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UPDATED: Core F&I Product Could Put Some Auto Finance Deals Under Military Lending Act’s Requirements

December 20, 2017

By Gregory Arroyo

UPDATED 12/21.17: The article was updated to include a quote from the president of the Guaranteed Asset Protection Alliance.

WASHINGTON, D.C. — Including credit-protection products like GAP in a servicemember’s vehicle finance contract could subject it to a slew of restrictions and requirements under the Military Lending Act (MLA) — mandates the National Automobile Dealers Association is advising dealers to review with legal counsel.

On Dec. 14, the Department of Defense issued an interpretive rule under the MLA. It amended three of — and added one — to the “Q&A” format interpretations the DOD issued in August 2016 regarding compliance with its July 2015 final rule implementing regulations of the MLA — the first of which pertained to the MLA’s motor vehicle finance exclusion.

“The DOD believes that dealers and other creditors who finance GAP or other credit insurance … as part of a motor vehicle financing transaction with a servicemember or a dependent do not qualify for the motor vehicle financing exclusion to the MLA,” the NADA wrote in its memo, in part, adding that the DOD’s interpretation is inconsistent with the MLA.

Passed by Congress in 2006, the MLA provides specific protections for active- duty servicemembers and their dependents in consumer credit transactions, including a 36% cap on the military annual percentage rate in covered transactions. It also requires military-specific disclosures and prohibits creditors from requiring arbitration in the event of a dispute, among many other protections.

“The recently published MLA rule, with its retroactive effective date, contains provisions that may not be easily addressed by a dealer in the short term," said Rob Berger, an executive with Wise F&I and president of the Guaranteed Asset Protection Alliance (GAPA), a group of GAP providers, underwriters and finance sources that is managed by Tallahassee, Fla.-based law firm Meenan P.A. "These issues include matters such as whether or not their retail installment sales contract form contains the requisite disclosures and whether or not their DMS allows the APR to be calculated properly with the inclusion of the GAP fee which, notwithstanding the MLA, would otherwise be excluded from a typical APR calculation.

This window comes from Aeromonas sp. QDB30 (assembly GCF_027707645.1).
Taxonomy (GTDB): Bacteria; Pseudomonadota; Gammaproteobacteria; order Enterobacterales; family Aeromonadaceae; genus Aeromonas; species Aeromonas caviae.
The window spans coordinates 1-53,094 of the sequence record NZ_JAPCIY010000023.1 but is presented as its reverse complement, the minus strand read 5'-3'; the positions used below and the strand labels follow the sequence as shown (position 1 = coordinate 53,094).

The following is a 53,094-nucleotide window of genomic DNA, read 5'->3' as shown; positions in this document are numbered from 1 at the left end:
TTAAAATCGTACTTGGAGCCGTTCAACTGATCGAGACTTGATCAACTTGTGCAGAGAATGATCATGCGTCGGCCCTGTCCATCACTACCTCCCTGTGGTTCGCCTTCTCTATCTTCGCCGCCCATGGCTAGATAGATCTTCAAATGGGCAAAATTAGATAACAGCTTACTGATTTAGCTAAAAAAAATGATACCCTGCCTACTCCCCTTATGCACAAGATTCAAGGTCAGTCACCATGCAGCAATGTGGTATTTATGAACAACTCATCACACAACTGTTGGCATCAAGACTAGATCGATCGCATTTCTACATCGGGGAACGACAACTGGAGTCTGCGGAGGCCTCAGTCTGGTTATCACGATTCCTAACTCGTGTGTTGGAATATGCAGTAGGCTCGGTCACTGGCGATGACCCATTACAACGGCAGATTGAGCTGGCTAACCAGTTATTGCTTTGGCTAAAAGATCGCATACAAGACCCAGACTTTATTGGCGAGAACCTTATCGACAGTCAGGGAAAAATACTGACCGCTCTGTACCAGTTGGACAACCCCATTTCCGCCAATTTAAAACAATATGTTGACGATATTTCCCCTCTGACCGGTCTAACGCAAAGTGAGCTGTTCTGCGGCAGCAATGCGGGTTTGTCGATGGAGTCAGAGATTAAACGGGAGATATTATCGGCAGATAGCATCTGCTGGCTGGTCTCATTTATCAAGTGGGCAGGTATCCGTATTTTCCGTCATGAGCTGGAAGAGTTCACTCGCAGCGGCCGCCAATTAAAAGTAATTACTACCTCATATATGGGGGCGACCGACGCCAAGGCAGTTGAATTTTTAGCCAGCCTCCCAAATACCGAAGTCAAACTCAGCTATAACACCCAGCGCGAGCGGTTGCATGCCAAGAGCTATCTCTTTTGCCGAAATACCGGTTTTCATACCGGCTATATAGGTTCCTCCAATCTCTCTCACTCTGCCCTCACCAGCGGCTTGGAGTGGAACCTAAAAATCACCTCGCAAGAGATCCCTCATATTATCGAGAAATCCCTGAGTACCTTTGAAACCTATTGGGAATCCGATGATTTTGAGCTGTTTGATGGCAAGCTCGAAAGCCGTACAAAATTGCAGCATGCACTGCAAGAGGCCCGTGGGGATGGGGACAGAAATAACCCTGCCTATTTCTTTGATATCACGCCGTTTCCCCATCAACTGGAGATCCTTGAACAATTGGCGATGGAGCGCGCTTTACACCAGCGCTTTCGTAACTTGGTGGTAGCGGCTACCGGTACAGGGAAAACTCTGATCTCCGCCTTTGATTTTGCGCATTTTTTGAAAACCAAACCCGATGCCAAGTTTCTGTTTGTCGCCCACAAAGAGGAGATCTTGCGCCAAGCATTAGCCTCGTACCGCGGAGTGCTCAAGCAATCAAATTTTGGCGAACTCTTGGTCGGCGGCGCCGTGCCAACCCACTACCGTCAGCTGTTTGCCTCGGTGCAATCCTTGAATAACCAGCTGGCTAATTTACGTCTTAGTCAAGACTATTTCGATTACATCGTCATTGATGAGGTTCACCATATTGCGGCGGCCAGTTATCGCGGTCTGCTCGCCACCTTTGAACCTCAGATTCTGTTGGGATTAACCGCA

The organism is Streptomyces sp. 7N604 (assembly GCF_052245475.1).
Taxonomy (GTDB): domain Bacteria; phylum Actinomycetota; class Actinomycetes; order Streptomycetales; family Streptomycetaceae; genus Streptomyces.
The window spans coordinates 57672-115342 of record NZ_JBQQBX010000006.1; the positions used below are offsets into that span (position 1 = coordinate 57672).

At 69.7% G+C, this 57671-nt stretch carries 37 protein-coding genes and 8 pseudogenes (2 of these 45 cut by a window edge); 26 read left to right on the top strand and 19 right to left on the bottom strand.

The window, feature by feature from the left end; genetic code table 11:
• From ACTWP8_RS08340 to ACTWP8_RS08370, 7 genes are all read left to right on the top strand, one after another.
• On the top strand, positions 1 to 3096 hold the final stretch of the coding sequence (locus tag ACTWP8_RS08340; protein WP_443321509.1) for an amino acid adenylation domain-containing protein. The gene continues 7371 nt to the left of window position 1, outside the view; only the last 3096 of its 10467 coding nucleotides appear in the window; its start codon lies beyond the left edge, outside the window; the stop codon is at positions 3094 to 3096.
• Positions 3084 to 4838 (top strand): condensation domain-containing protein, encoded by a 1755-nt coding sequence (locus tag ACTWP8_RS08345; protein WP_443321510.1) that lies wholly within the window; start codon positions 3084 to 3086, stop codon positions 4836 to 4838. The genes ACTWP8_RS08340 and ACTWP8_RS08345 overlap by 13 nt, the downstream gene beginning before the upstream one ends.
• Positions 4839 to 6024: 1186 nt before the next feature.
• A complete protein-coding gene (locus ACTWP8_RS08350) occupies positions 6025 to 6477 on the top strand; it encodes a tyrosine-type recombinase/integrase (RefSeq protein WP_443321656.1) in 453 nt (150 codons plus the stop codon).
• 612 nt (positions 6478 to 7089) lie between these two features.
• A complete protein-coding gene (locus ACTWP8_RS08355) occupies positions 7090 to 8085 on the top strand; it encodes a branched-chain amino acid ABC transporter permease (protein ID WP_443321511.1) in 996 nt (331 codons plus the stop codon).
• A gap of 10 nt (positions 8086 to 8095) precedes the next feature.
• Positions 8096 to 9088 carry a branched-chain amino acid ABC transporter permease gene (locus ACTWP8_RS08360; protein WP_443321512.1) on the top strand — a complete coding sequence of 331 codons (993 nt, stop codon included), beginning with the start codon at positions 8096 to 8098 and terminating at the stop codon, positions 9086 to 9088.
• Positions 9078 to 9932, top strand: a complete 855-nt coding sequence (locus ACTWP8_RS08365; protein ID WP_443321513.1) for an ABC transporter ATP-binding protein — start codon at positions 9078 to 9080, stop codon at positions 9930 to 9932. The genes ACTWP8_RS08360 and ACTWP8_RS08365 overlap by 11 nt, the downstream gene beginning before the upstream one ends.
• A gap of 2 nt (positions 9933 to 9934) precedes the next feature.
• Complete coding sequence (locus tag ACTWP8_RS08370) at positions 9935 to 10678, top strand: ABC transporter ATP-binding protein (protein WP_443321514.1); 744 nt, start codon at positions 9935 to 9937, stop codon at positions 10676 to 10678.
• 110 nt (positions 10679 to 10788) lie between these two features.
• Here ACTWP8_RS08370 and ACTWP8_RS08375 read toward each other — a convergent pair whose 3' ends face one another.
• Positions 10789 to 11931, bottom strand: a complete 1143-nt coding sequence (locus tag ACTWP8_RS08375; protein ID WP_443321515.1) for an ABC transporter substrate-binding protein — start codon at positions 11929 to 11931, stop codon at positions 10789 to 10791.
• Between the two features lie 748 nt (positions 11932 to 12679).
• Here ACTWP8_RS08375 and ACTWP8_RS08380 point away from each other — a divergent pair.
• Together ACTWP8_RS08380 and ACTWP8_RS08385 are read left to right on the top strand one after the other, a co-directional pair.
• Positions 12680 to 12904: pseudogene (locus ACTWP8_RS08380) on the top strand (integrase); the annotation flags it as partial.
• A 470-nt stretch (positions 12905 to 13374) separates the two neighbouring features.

"With these and other concepts in mind, I understand that GAPA’s counsel is currently working very closely with counterparts at the NADA and other associated trade organization(s) in order to quickly formulate a response or a plan for engagement with the DOD that would address these concerns and work toward a resolution that would best serve everyone’s interests.”

The MLA’s final rule does allow creditors, including dealers, to conclusively check whether a credit applicant is or is not a servicemember or a dependent of a servicemember through a credit reporting agency or the DOD’s own database. 

When the MLA first took effect, by regulation it only covered three narrow categories of consumer credit. Credit transactions involving the financing of a motor vehicle or personal property when the credit is secured by the vehicle or property were statutorily exempted.

When the DOD amended its implementing rule in July 2015, the MLA’s protections were expanded to other types of consumer credit, although the motor vehicle finance statutory exclusion remained.

However, shortly before the expanded rule took effect on Oct. 3, 2016, the DOD issued a “narrow interpretation of the personal property financing exclusion.” It stated that financing items beyond the personal property being financed took the transaction outside the scope of the personal property exception to the MLA’s requirements, raising the question of whether the DOD had a similar view of the identically worded motor vehicle financing exclusion.

In last week’s interpretive rule, the DOD said the answer to that question depends on what the credit beyond the purchase price is used to finance. It stated that vehicle financing transactions involving servicemembers or their dependents that finance items related to the vehicle fall within the exclusion to the MLA’s duties, while vehicle finance transactions that finance credit-related products and services take the transaction outside of the exclusion. Examples of items qualifying for the exception are optional leather seats, negative equity, and a service contract. Examples of items that don’t qualify included credit protection products like GAP, credit insurance, and cash-out financing.

“Because the DOD issued its interpretation without notice or an opportunity to comment, NADA and other industry trade associations did not have a chance to explain why they believe DOD’s interpretation concerning credit-related products or services is inconsistent with the Military Lending Act, or how the DOD interpretation will harm military members and the dealers and auto lenders who serve them,” the NADA stated in its memo, noting that the DOD’s interpretation applies to all contracts dating back to Oct. 3, 2016. “NADA is working expeditiously with multiple federal agencies and members of Congress to address these issues.”

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